Archive for Items Categorized 'Award Winner', only excerpts shown, click title for full entry.

Alfa Romeo Tipo 33 / 1967

by Patrick Dasse & Martin Übelher

An important race car—whose recorded history was heretofore afflicted by a dearth of reliable data such as chassis numbers or even driver names, making the identification of historic photos so difficult that previous authors were severely handicapped.

Alfa Romeo Junior Z

by Patrick Dasse

The “Z” stands for Zagato so that alone should widen the book’s appeal beyond those Alfisti who want to bone up on a low-production, lightweight, distinctively styled 1970s car. Besides, where did the modern Honda CRX get its inspiration from?

Sporterfolge

by Tony Adriaensens

Sporting Successes indeed. Porsche is no stranger to them but that’s not really where the success of this quite unique book comes in. It’s photos, hundreds of photos, most of which never before published.

Delage, Champion du Monde

by Daniel Cabart & Christophe Pund

The 15-S-8 model discussed here was a World Champion—but few today remember this enormous achievement. This thorough account is accompanied by fabulous period photos.

Rudolf Uhlenhaut

by Wolfgang Scheller and Thomas Pollak 

The legendary Mercedes engineer was a hands-on wrencher and a good enough driver to embarrass professional shoes. He valued teamwork and hated blowing his own horn—which is why this is the first-ever comprehensive biography.

Alleggerita

by Tony Adriaensens, Patrick Dasse & Martin Übelher

The Giulia GTA, GTA SA, GTA Junior, and GTAm were probably the most important postwar four-cylinder Alfa Romeos. This high-concept 1500-page opus offers a wealth of detail.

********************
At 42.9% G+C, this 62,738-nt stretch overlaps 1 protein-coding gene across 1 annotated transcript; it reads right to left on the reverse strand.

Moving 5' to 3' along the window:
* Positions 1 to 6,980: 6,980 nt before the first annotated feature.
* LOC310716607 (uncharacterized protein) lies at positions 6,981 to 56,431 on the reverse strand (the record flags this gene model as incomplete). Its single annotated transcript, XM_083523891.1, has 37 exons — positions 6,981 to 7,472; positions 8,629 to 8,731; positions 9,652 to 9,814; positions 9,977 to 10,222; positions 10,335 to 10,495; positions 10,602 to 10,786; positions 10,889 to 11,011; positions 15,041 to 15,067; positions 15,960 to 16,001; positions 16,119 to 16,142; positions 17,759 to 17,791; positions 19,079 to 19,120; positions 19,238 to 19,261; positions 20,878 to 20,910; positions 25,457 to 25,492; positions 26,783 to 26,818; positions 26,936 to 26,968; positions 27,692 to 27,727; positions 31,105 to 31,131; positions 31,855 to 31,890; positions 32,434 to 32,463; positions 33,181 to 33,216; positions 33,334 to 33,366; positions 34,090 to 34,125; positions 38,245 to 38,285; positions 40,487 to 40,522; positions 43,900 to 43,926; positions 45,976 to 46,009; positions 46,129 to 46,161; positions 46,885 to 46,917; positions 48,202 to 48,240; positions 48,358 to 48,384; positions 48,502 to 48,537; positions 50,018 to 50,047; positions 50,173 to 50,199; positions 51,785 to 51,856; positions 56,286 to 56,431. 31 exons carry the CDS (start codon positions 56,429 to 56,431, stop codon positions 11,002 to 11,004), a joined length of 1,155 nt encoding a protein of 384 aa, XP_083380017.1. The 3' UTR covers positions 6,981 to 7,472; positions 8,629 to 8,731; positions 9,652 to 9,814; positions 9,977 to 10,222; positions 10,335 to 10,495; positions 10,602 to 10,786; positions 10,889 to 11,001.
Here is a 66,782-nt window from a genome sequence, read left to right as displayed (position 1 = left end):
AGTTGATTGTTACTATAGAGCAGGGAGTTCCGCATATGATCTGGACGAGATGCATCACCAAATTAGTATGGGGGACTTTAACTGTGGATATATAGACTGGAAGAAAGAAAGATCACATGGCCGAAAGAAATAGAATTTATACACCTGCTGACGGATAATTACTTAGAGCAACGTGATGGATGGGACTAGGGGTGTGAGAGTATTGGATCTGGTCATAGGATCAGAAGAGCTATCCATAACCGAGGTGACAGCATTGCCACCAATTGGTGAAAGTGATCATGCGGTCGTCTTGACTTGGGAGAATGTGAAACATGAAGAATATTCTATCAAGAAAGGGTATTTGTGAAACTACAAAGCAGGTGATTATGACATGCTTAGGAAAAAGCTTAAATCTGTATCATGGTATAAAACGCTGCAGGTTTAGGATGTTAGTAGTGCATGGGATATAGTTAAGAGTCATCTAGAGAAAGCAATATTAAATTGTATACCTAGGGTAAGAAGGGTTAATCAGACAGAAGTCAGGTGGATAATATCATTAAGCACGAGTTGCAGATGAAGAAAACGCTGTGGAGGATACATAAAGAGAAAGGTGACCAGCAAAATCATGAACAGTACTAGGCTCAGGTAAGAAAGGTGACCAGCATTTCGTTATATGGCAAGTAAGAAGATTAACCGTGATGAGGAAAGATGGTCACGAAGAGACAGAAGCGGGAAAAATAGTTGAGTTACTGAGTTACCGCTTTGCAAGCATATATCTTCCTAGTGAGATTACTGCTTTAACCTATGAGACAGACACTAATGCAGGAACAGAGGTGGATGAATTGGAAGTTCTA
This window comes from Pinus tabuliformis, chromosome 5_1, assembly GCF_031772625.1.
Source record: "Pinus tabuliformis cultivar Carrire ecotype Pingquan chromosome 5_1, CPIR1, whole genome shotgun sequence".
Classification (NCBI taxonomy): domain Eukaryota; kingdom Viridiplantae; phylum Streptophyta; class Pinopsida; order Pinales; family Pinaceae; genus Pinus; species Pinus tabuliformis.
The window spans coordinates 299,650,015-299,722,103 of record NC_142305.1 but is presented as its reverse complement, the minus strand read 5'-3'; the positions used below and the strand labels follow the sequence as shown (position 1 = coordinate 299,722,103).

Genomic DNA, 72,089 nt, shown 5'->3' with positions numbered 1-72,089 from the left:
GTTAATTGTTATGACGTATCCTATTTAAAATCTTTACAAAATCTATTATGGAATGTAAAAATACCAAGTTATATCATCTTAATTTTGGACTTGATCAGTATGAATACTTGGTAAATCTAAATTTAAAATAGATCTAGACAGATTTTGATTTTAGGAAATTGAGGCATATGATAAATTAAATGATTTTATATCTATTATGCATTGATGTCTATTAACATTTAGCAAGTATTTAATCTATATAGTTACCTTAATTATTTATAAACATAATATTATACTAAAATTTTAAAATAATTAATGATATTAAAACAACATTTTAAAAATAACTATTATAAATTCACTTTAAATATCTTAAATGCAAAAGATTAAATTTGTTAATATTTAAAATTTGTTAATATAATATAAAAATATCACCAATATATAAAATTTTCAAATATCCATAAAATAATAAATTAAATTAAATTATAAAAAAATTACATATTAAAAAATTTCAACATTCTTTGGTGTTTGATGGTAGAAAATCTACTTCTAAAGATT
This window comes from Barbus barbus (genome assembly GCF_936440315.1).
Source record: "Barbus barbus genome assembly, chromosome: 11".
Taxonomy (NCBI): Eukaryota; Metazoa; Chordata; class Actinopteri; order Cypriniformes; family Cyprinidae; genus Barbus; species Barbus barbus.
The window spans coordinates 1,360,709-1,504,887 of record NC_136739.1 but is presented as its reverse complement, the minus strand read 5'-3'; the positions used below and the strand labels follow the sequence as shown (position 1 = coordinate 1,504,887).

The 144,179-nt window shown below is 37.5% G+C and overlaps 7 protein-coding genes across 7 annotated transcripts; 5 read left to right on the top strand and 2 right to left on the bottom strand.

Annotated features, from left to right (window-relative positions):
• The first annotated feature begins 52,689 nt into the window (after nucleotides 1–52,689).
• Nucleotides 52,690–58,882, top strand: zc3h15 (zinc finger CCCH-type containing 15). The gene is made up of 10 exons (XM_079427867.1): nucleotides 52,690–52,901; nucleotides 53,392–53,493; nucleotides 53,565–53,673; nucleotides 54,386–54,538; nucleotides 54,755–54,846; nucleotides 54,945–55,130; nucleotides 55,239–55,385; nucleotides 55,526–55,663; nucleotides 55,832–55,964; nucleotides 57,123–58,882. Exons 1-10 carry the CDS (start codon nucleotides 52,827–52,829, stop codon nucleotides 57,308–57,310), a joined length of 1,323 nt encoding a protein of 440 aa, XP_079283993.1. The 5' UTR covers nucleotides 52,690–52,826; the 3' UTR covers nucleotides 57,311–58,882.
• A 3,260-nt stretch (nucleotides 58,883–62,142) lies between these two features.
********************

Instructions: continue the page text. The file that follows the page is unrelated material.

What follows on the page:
John, George and the HWMs

by Simon Taylor

Underdogs. Two mechanical engineers, one of whom practically a household name as a quite good race driver, stood up a race team—because they could and because no one else was. They did well, but ask people today about “HWM” . . .

Richie Ginther, Motor Racing’s Free Thinker

by Richard Jenkins

I hate to see anything broken” is a strong candidate for the most unlikely quotation ever attributed to a Grand Prix driver. But Richie Ginther was no ordinary driver, and no ordinary man. Here is the first-ever authorized biography.

Gaston Grümmer: The Art of Carrosserie 

by Philippe-Gaston Grümmer and Laurent Friry

French coachwork from the golden era, from the utilitarian to the unbelievably exotic—and not always practical or even attractive! But the world is a better place for this sort of creativity, and this sort of book.

Abarth: Racing Cars – Collection 1949–1974

by Franz Steinbacher

This is a look at a highly curated Swiss collection of mostly racing Abarths, and in telling their story the book also gives a good idea of what made the cars and the company so special.

The Porsche Art Book

by Edwin Baaske (Editor)

Even if Porsches leave you cold and you dismiss the whole “car as art” issue as contrived, you will want to meet these artists and see how they work and think.

Reid Railton, Man of Speed

by Karl Ludvigsen

In its award presentation, the Royal Automobile Club called this book “magisterial.” No argument. A Railton obit referred to him as “an exceedingly capable engineer and designer.” No argument. Finally here’s a book to tell the full story.